• Barrows
  • Sack trolleys

Living Vans

As the name implies. these vehicles were used to some extent as a mobile home or shelter. Certainly not in the way that characterises modern caravans, but more in the way of a moving tool shed in which it was possible to shelter or sleep as the need arose.

The most well-known living van from the south east is the Shepherd’s Hut; a wheeled hut which was hauled up onto the Downs during the lambing season and which provided a base from which the shepherd could administer his flock.

These huts have gained dramatically in popularity in recent years, being desirable as a piece of garden furniture, spare home office or indeed a place to sleep and are sourced either from renovated originals or from one of the growing number of companies producing new copies.

These new versions however bear little internal resemblance to the true shepherds hut which was spartan in the extreme. It was a thing of necessity; a shelf or two to hold materials and medicines for the sheep, a small stove for heating, cooking and preparing some of the ministrations and perhaps some filled sacks for the shepherds bedding.

Externally, shepherds huts were usually either timber clad, or more often covered in corrugated iron, with curved roofs; a door at the rear of the vehicle and one tiny window at the front.

Many other, similar vehicles were manufactured which were defined more by their end use than their differing construction; contractors vans and road menders vans, on the face of it look identical to a shepherds hut, but their contents and purpose differ markedly.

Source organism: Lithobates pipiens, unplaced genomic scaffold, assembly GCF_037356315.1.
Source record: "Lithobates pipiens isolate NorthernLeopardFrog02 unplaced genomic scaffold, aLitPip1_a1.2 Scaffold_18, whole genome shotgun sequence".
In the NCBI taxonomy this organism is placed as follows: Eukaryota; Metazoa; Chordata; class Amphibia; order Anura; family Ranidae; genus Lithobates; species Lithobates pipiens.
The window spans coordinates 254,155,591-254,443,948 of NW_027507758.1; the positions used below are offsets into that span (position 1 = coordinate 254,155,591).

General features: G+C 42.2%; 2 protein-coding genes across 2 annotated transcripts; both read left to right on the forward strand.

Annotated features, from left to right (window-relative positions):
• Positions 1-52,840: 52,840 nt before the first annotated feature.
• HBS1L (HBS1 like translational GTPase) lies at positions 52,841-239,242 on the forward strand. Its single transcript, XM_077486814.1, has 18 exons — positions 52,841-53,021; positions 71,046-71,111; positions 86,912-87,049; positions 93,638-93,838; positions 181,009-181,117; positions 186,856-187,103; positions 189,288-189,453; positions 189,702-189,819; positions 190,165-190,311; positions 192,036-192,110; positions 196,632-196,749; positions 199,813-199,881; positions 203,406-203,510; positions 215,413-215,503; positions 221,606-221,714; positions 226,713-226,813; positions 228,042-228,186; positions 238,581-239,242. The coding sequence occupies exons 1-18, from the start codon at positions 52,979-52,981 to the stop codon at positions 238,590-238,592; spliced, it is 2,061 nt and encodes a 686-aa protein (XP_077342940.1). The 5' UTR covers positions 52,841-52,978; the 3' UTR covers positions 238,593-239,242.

We do have one living van at the museum which is extremely different from the shepherds and contractors huts and that is a late 19th century Reading-style Gypsy caravan, which we have conserved.

Groups of items within this subject include:

  • Living vans
  • Road menders hut, contractors vans, Reading-style Gypsy caravan
  • Shepherd’s huts

Other Wheeled Transport

We are fortunate to have a number of quite unusual and rare items which have been donated from various sources.

Items within this subject include:

Water Carriers

Two wheeled drums to haul water, usually for animals or charcoal burning.

Timber Carriage

A four wheeled, low slung vehicle which is extendible and so able to accommodate felled trees of differing lengths.

Cattle Wagon

A purpose-built, enclosed vehicle used to transport two cattle to agricultural shows. Manufactured by Horder & Sons of Loxwood.

Strawberry Wagon

A light, sprung wagon used in the Hampshire strawberry fields to transport the crop to market. Built by Hayter of Porchester in c.1910.

Removal Wagon

A flat-bed wagon with removable container, donated by, and fitted out with the Reynolds Company livery from Bognor Regis. They were used to transport general goods in a dry environment and in this particular case furniture. The container could be removed from the flat-bed wagon and moved to a barge or railway wagon.

Photo Gallery


1. Cart, 2. Tip cart, 3. Coppice barrow, 4. Wheelbarrow, 5. Contractors van, 6. Shepherd’s Hut, 7. Cattle wagon, 8. Reynolds & Co container van, 9. Gypsy caravan, 10. Stevenson, 11. Sussex Wagon (photo: Tony White), 12. Horse-drawn cart